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Hastings Race and Poverty Law Journal

Abstract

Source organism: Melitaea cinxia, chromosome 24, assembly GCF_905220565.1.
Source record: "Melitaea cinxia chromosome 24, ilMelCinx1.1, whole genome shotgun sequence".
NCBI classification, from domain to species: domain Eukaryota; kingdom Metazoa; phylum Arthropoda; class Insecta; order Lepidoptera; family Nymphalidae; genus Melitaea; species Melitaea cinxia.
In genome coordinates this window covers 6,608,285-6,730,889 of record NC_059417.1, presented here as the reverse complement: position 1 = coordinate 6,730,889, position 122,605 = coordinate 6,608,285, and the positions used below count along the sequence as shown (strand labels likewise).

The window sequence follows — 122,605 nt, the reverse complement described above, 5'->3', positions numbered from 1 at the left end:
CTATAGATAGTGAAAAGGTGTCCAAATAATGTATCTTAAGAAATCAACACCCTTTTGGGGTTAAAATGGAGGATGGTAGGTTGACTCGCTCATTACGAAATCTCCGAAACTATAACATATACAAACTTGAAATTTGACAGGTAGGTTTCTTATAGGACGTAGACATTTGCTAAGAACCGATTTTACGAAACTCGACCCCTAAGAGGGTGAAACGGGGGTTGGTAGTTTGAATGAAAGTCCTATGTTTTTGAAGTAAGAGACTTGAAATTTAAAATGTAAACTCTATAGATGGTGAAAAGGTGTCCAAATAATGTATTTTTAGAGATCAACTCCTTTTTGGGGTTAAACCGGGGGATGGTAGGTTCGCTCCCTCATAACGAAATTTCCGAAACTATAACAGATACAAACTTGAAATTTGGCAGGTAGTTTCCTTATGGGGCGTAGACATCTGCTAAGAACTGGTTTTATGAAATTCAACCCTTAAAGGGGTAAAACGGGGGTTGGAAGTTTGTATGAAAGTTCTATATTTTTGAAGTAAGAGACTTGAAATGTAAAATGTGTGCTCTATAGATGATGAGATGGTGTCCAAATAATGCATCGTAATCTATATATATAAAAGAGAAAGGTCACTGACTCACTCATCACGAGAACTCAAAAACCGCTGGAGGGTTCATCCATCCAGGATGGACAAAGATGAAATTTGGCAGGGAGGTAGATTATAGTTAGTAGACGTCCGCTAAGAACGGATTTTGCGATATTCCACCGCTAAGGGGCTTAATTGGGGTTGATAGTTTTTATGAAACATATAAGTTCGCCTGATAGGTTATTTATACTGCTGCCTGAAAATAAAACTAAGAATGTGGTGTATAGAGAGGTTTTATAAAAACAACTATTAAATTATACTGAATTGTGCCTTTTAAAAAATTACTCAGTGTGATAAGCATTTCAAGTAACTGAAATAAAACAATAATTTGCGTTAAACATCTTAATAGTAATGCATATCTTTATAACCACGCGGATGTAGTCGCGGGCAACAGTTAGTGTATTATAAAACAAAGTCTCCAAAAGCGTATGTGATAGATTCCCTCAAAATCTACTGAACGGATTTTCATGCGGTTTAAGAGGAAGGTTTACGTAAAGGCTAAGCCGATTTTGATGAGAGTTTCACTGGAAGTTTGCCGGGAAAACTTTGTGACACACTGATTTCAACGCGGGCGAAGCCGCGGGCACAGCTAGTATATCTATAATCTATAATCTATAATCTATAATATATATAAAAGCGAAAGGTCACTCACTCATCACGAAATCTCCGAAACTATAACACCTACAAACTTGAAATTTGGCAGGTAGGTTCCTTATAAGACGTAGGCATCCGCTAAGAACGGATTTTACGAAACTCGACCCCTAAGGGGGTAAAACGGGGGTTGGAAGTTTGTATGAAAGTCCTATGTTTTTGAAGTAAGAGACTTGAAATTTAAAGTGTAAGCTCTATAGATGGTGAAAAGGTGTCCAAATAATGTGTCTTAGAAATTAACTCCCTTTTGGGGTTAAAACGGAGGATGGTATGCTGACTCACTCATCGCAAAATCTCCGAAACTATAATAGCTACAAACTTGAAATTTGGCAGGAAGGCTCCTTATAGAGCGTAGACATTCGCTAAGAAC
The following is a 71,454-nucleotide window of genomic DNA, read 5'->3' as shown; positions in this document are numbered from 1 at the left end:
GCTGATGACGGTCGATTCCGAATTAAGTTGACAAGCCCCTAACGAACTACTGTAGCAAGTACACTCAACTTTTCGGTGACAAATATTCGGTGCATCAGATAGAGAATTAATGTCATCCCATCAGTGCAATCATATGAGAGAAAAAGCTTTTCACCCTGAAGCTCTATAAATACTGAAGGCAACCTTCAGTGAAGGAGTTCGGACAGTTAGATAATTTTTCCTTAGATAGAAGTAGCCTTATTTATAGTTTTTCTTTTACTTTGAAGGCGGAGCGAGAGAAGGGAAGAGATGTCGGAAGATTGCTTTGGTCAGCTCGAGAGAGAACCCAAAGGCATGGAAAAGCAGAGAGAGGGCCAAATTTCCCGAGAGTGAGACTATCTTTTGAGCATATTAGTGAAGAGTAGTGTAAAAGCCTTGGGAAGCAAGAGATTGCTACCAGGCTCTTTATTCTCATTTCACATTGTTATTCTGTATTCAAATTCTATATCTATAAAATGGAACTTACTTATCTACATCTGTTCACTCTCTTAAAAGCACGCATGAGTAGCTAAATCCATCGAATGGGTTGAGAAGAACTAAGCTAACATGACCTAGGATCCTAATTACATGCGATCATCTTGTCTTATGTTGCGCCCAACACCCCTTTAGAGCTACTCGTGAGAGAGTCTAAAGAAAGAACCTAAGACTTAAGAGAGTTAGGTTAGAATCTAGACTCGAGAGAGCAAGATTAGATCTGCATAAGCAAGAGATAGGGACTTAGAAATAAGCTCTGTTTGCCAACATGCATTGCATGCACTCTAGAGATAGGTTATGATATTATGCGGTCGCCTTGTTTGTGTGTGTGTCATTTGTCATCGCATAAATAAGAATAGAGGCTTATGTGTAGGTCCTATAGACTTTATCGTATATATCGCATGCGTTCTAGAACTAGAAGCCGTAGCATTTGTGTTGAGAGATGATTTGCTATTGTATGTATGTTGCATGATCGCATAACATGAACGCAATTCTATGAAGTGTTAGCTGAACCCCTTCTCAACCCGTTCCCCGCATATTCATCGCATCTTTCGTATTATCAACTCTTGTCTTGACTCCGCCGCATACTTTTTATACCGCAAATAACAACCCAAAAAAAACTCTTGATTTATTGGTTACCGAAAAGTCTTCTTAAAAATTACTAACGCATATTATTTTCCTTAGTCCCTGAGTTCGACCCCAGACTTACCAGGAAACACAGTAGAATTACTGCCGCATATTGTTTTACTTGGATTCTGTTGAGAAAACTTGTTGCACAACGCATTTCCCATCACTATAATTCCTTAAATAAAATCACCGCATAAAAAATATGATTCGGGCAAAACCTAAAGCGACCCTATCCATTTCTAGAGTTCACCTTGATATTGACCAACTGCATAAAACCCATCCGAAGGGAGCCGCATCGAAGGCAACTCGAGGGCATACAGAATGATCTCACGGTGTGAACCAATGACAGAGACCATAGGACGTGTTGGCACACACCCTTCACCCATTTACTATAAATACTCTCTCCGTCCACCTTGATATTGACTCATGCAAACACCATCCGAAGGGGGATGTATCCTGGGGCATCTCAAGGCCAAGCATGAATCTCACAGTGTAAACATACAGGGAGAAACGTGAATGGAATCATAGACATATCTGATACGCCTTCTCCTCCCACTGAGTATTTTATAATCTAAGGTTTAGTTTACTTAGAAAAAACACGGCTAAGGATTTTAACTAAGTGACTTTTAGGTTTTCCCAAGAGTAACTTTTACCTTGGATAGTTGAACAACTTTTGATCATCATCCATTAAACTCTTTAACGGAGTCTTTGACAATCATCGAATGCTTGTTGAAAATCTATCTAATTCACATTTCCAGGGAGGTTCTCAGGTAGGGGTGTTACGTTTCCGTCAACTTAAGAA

Police accountability has quickly pressed to the forefront of national conversations and subsequently, the national political agenda. Increasing prevalence of excessive and lethal use of force by police officers induced this attention. President Obama convened a Task Force on 21st Century Policing, after the Department of Justice conducted several pattern and practice investigation of misconduct following the high‐profile deaths of unarmed Michael Brown and Eric Garner. Their deaths both resulted in no criminal charges against responsible officers. Civil suit was the only option left for officer accountability. This Note addresses the use of 42 U.S.C. §1983 as the common civil cause of action to recover monetary damages and declarative relief against law enforcement officials following lethal use of force against civilians. This Note also focuses on the role of government indemnification of officer defense and any resulting monetary awards. Indemnification conflicts with the purpose of Section 1983 to provide a cause of action against law enforcement agents who engage in abuse of power. Indemnification does not serve deterrence by (near) complete alleviation of any individual liability and stake in civil litigation resulting from an officer’s use of lethal force. This Note concludes with a call to local governments to act by limiting indemnification coverage in cases of lethal force and/or findings of intentional or reckless misconduct in a court of law.

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